and poetical ornament, the fame epithet of splendida peccata feenery there is a ftriking fpecimen in which the ancient Fathers of the Chriftian the faine book, in the sublime and picchurch beltowed on the virtues of the turesque description of the almighty heathen. Indeed, most of the faults of thunderer fcaling the heavens, darting Homer must be ascribed to this exube through the skies with the rapidity of raace of fracy, and may be compared lightning, and seating himself at lalt on to the apoftate angels in Milton, who, bis throne io awful majefiy, while the though with "faded Splendour wan," heavens and the earth tremble under his till exhibited “ excess of glory. obfcur feet. There is also a remarkable examed.
Under the third and last head in which ple of vivacity and ftrength of descripwe are to consider the Iliad, we mult tion in the lamentations of Achilles,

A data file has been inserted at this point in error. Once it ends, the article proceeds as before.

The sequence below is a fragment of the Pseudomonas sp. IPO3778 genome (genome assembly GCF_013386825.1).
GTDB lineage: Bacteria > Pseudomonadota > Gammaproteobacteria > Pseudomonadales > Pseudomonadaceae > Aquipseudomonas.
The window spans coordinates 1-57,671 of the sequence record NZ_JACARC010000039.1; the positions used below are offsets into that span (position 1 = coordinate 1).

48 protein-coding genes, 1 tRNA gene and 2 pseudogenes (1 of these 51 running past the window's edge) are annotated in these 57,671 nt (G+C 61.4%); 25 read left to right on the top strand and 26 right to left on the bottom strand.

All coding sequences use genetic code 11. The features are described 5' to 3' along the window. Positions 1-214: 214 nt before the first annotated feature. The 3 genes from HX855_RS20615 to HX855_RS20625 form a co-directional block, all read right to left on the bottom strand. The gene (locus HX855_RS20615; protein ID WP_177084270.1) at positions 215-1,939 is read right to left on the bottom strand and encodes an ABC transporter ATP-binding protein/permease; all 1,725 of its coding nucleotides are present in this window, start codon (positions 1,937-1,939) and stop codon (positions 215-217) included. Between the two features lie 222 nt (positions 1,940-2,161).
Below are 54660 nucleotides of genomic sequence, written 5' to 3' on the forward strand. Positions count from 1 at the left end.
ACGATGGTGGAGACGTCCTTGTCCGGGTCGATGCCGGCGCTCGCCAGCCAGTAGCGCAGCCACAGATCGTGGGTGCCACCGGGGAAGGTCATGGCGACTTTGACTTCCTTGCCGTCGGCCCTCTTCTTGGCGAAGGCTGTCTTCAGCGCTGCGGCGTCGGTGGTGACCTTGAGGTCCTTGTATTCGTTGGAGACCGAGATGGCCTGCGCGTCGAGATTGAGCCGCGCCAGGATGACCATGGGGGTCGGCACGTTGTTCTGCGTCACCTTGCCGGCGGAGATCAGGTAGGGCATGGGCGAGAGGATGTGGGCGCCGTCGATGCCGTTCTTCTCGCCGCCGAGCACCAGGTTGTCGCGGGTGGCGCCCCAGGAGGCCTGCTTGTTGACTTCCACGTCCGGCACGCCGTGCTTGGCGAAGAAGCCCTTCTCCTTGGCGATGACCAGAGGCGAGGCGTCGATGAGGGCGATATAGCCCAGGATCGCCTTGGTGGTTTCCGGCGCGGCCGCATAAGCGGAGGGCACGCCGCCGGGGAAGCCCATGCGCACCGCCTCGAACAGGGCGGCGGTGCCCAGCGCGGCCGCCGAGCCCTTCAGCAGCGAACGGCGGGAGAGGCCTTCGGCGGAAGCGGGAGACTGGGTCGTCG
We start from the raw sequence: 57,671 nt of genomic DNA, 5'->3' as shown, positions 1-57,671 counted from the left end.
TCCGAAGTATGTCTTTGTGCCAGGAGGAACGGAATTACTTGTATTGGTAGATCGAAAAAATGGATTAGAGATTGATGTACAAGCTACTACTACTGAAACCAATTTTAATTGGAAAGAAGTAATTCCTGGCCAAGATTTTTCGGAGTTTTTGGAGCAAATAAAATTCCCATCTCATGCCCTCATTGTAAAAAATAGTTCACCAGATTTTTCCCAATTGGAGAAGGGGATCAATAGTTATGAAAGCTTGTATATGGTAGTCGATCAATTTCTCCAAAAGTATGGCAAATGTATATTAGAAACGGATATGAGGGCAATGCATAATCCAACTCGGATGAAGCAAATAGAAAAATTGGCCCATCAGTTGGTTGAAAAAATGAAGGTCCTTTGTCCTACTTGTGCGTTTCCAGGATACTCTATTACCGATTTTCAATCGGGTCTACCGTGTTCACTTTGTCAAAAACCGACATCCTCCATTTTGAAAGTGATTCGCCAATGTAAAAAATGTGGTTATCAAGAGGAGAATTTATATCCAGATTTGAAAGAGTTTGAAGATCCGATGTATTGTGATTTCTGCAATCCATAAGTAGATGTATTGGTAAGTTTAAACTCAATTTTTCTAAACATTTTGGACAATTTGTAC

when brooding over the injory done him notice the narration, the inagery, and by Agamemnon in depriving him
of his the sentiments. In his narrative of fair captivo. Indignation, grief, and events, we have already remarked that disdain rend his heart, which feenis ready Homer is concife, fpirited, and rapid. In his speeches he must be admitted to to burse with the conflict of impetuous be tedious. But they should be conti paßions,
-αντας Αχιλλεύς. δερο και Μουνίng from the characters, as Δακρυσας έπαρών αφερτζετο νοσφι λιαςθεις perfect or defective in proportion as they sq axos nekiãs, desav an d'R TOTOY,
gree or dilngree with the inanners of nota de pentei pian ancato Xtigas ogtyvus thole who auer them. There is much a
Lib. i. 1. 348. more di logue in Homer than in Virgil. Not to his loss the great Achilles bore; WME Virgil informs un of by two words But fad, retiring to the founding fhore,
Arration, Homer brings about by a O'er the broad margin of the deep he hung, och Sacha fyle as this is the most That kindred deep from whence his mother end matters fom of writing, and sprung ;